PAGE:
George Bush brushes off criticism of presidency

Former US leader says he is comfortable with his legacy as he revels in painting portraits of Scottish terriers

Former president George Bush: “I’m comfortable with what I did,” he said. “I’m comfortable with who I am.” Photograph: Doug Mills/The New York Times

Former president George Bush: “I’m comfortable with what I did,” he said. “I’m comfortable with who I am.” Photograph: Doug Mills/The New York Times

 


Former US president George W Bush, one of the most controversial presidents of the modern age, has said he is comfortable with his legacy and revealed his new hobby: painting portraits of Scottish terriers.

In an interview with the Dallas Morning News , kick-starting two weeks of publicity to mark the opening of the George W Bush Presidential Centre think tank and his presidential library, Mr Bush brushed off criticism of his stewardship of the economy and his decision to embark on wars in Afghanistan and Iraq during his eight years in the White House.

“I’m comfortable with what I did,” he said. “I’m comfortable with who I am.”

Bush pointed out that the invasion of Iraq a decade ago was supported by Republicans and Democrats and that his predecessor, Bill Clinton, had also advocated a change to the Saddam Hussein regime.

“It’s easy to forget what life was like when the decision was made,” he said in the interview published on Sunday night.


‘Finger-pointing’
The former president said that he wasn’t interested in “finger-pointing” or “self-pity” and that he would be judged differently when his decisions were subject to a balanced appraisal.

“My only point,” he said, “is that when there’s an objective analysis of our fiscal record, people will say, ‘Well, that’s different than I thought.’”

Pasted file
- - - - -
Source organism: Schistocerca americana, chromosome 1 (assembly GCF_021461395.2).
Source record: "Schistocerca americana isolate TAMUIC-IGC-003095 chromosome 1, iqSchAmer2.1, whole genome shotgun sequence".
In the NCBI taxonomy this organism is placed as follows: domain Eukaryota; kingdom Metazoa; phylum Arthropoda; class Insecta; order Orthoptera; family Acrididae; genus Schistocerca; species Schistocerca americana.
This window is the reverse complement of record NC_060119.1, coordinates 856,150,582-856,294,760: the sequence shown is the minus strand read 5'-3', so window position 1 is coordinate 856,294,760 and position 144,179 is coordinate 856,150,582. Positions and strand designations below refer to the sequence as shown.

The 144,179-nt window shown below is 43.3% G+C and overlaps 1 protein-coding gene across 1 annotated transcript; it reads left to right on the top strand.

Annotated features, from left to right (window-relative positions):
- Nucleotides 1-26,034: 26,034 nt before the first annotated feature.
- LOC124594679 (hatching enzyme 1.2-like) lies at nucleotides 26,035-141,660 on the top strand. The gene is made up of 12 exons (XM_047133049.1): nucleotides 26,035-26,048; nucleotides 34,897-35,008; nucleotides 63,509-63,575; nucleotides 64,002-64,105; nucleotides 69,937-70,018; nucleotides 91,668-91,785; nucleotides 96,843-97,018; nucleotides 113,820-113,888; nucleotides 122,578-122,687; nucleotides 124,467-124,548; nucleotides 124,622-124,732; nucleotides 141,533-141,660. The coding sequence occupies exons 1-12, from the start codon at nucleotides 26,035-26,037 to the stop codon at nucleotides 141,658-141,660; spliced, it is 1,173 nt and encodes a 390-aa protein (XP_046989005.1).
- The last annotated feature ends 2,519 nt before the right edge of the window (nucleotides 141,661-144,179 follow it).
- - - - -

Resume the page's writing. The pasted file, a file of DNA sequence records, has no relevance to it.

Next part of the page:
He described his administration’s bailout of Wall Street financial companies as a “painful decision” but that it was required to break the country’s “psychological gridlock” after the financial meltdown.

His tax cuts were the “most sustaining” and “fairest” way to boost economic growth, he said.


The unexpected


Bush, who left office in January 2009, said that his presidency was shaped by the unexpected, such as the September 2001 attacks and Hurricane Katrina in 2005.

“Much of my presidency was defined by things that you didn’t necessarily want to have happen,” said the former president, who has avoided the political limelight since leaving office.

He listed the failure to change social security and immigration laws as regrets of his presidential terms.

The 66-year-old former president now likes to cycle his mountain bike, play golf and attend Texas Rangers baseball games.

Bush, who became a grandfather on Saturday with the birth of a girl to his daughter Jenna, revealed some of his paintings and said that he took “great delight in busting stereotypes”.

“People are surprised,” he said. “Of course, some people are surprised I can even read.”

He chose the hobby after reading Painting as a Pastime by one of his heroes, Winston Churchill. His paintings include pictures of his late Scottish terrier Barney, his ranch in Crawford, Texas and self-portraits in his bathroom.

He didn’t know why he spent time on these activities.

“You’ll have to call all the people who’ve written these books about me, who claim they know me, the psychobabblers,” he said.

One of the most unpopular US presidents, Bush’s presidency was viewed as below average or poor by 45 per cent of people polled by Gallup in February. Only Richard Nixon fared worse.

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